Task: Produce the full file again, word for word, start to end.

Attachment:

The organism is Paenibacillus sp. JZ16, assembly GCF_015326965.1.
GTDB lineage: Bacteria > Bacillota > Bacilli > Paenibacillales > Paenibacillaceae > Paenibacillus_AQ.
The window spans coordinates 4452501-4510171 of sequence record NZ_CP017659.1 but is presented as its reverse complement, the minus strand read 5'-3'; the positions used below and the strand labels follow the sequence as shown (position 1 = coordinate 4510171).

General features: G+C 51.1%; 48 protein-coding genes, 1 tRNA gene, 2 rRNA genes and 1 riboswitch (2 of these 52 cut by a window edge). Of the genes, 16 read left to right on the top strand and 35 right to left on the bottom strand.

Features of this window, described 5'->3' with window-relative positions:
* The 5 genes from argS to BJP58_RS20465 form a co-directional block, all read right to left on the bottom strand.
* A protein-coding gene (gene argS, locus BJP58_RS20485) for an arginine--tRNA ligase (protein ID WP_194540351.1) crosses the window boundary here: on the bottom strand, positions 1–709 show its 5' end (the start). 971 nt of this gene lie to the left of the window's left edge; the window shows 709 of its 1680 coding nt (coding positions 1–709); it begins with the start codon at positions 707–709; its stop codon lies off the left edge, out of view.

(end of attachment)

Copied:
The organism is Paenibacillus sp. JZ16, assembly GCF_015326965.1.
GTDB lineage: Bacteria > Bacillota > Bacilli > Paenibacillales > Paenibacillaceae > Paenibacillus_AQ.
The window spans coordinates 4452501-4510171 of sequence record NZ_CP017659.1 but is presented as its reverse complement, the minus strand read 5'-3'; the positions used below and the strand labels follow the sequence as shown (position 1 = coordinate 4510171).

General features: G+C 51.1%; 48 protein-coding genes, 1 tRNA gene, 2 rRNA genes and 1 riboswitch (2 of these 52 cut by a window edge). Of the genes, 16 read left to right on the top strand and 35 right to left on the bottom strand.

Features of this window, described 5'->3' with window-relative positions:
* The 5 genes from argS to BJP58_RS20465 form a co-directional block, all read right to left on the bottom strand.
* A protein-coding gene (gene argS, locus BJP58_RS20485) for an arginine--tRNA ligase (protein ID WP_194540351.1) crosses the window boundary here: on the bottom strand, positions 1–709 show its 5' end (the start). 971 nt of this gene lie to the left of the window's left edge; the window shows 709 of its 1680 coding nt (coding positions 1–709); it begins with the start codon at positions 707–709; its stop codon lies off the left edge, out of view.